Drowning in the Desert

We were living in Phoenix, Arizona at the time.  My grandmother and aunt were out visiting from Savannah.

Mama and Tricia’s visits were always an excuse to go someplace interesting.  We’d covered the Grand Canyon, Montezuma’s Castle, Old Tucson and various other sites during their previous cross country vacations.

Now, let me state here that our family is prone to adventures.  Adventures being a relative term for getting caught in unusual predicaments. So when we had a trip planned to go tubing down the Salt River in the month of May, it was pretty much a done deal that something was going to happen.

In May, the mountain snow is still melting and pouring into the river, raising the water levels and increasing the current strength.  But what’s a little extra water, eh?

We were my grandmother, aunt, mom, older brother & his then wife, older sister, younger brother and me.  A stalwart band of eight ranging in age from 61 to 9 and ready to conquer the river.

We tied a series of inner tubes together in a circle with a free floating one in the middle, holding our cooler.  The cooler was of the type that are hard to find now a days.  It had a removable top and a dimpled aluminum handle.  It was the perfect size to shove in the inner tube.  It held our drinks, the camera and my grandmother’s asthma medication.

It really was a beautiful day.  The sky was brilliant blue, the air was clear, the scenery was breathtaking even for an exited eleven year old.  We saw wild horses grazing on the banks between old, gnarled mesquite trees.  Kodak moments abounded.

I remember the water being slightly chilly in the beginning, snow run-off remember?  There were spots where we had to get out and push ourselves off the shoals because the water was too shallow to float us down river.

We hit a few, very small rapids, just enough to invigorate us and give us something to brag about later. But nothing to really build any anxiety.

On a couple of occasions the current would direct us toward the face of the mountains.  Those who were on the rock side would simply turn around, stick out their feet and push off sending us back out to the center of the river and happily on our way.  So much for the powerful currents.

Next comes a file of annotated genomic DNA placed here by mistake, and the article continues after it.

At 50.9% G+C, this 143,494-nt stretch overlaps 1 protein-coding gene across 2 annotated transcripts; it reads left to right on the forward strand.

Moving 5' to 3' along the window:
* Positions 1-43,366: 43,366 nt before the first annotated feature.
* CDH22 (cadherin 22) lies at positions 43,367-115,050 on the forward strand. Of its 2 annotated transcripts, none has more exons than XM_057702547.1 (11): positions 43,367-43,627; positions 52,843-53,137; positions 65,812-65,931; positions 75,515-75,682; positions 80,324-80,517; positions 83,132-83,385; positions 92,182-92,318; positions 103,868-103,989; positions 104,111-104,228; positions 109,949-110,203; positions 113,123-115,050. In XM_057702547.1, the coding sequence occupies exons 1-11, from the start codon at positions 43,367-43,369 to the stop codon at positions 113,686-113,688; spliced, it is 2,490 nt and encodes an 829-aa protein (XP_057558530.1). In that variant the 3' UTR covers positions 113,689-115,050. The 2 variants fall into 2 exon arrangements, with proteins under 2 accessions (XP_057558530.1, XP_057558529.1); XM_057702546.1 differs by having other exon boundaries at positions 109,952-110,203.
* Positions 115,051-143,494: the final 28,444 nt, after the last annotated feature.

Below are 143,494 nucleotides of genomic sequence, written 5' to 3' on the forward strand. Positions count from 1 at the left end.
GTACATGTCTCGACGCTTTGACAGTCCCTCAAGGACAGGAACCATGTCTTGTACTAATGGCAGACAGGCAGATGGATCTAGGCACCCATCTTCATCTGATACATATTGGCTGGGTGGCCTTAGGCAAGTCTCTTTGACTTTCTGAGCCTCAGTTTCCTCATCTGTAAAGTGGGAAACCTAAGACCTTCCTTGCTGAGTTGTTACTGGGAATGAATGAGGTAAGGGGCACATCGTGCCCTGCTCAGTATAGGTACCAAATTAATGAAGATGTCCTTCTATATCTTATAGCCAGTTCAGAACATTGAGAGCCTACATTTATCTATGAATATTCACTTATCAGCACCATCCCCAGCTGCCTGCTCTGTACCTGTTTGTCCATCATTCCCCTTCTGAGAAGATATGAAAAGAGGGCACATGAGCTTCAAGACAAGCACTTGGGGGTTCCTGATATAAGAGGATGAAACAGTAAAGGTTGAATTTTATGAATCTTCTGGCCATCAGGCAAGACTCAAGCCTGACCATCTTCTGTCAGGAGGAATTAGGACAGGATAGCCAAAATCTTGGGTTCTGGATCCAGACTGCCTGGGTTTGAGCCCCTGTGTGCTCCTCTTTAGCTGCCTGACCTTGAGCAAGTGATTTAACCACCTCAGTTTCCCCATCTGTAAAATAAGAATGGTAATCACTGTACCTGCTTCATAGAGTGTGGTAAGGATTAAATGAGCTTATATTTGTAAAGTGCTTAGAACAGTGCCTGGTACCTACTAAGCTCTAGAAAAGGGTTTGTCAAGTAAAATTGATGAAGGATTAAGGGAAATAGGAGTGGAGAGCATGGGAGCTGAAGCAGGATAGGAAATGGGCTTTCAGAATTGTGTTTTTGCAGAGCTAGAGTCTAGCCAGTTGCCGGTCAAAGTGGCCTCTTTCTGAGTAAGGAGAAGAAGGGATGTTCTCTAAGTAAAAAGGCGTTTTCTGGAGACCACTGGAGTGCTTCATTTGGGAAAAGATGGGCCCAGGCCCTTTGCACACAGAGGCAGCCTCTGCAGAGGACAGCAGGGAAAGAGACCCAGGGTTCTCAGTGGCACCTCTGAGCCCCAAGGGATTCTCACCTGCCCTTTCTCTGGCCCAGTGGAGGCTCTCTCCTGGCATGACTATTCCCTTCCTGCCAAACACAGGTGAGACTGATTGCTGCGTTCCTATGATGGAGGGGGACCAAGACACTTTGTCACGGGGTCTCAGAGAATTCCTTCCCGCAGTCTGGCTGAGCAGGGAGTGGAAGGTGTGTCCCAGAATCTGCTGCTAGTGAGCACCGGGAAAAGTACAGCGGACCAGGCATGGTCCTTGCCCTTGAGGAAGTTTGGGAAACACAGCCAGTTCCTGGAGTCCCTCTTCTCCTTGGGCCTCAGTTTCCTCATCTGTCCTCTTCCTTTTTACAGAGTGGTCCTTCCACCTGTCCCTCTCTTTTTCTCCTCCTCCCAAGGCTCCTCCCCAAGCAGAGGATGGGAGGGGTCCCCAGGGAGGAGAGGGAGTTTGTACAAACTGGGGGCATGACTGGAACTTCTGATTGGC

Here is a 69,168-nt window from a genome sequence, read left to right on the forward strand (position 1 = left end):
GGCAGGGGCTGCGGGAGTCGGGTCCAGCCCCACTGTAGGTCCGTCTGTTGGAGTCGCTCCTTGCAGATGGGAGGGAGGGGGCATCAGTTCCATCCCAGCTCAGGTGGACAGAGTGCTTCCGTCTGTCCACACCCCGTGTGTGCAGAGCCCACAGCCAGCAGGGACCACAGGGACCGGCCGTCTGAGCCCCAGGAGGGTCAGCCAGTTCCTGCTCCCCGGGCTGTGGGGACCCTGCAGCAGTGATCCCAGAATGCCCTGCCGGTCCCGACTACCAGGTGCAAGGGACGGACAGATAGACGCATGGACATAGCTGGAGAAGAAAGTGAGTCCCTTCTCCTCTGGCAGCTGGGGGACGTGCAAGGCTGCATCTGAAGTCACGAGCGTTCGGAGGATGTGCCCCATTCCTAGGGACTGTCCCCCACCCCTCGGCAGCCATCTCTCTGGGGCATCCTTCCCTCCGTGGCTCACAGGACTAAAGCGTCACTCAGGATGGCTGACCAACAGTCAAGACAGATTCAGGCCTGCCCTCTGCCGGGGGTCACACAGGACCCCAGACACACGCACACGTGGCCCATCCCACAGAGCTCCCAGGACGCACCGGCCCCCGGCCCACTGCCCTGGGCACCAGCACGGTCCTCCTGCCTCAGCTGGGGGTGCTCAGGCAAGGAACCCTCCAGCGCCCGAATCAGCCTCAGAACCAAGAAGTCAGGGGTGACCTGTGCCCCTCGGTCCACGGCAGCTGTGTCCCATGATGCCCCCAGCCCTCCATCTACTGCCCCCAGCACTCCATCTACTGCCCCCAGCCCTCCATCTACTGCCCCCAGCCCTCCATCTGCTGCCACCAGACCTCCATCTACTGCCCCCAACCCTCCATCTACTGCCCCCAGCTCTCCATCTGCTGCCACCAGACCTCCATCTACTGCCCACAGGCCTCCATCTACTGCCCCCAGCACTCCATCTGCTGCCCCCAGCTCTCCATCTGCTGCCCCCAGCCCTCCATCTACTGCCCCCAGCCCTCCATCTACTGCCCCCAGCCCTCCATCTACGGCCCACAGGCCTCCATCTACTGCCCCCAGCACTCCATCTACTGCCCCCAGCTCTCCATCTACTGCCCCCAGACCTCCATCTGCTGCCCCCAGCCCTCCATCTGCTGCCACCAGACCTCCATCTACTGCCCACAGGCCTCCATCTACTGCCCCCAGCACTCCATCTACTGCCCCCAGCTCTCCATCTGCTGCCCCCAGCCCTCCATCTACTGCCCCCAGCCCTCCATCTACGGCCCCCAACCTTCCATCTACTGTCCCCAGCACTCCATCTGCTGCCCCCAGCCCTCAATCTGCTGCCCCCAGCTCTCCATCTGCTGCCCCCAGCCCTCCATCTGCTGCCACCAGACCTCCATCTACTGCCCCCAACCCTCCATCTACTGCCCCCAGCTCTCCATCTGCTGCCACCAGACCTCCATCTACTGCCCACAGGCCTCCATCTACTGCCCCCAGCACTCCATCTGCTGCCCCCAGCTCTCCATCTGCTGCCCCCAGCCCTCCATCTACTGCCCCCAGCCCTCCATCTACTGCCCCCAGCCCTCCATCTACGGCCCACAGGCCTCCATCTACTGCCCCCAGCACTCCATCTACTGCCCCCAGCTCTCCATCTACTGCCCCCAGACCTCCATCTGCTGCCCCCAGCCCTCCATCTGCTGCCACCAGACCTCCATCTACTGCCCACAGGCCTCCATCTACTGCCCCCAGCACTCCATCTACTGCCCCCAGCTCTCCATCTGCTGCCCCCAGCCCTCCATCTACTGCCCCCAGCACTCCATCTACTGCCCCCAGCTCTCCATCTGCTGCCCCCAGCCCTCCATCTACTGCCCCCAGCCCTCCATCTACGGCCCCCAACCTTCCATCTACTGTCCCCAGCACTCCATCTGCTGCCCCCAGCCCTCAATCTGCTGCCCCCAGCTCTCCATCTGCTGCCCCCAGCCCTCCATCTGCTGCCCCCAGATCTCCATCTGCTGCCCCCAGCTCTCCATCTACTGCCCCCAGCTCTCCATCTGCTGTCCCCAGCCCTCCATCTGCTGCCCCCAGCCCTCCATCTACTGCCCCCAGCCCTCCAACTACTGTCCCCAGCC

We heard the roar before we ever came around the bend.

We expected to see another set of the rapids we had laughingly tripped across earlier, but instead we were confronted with a swirling, churning eddy drawing us to the mountain face.  The roar of the water filled our ears.

The whirlpool had been formed by the incredible undercurrent meeting the mountain face and a huge outcropping of the old mesquite trees.  As before those facing the rocks steadied themselves to push off.

Each of us has their own story as to what happened after we hit the mountain.

My sister and sister-in-law were hurled standing into the trees.  They said they never touched the water except for where it lapped up between the low growing branches that brushed the river.

My mother, younger brother, aunt and grandmother, who by the way couldn’t swim, were knocked out of their inner tubes and around the mass of main tree roots and branches and were able to guide themselves into the shore line or grab another to help pull them in.

My older brother and I were flipped into the roots of the mesquite trees. He was caught by the ankle in the tangled mess.  I was caught in the undercurrent desperately trying to hold on to the roots, but was torn away by the force of the water.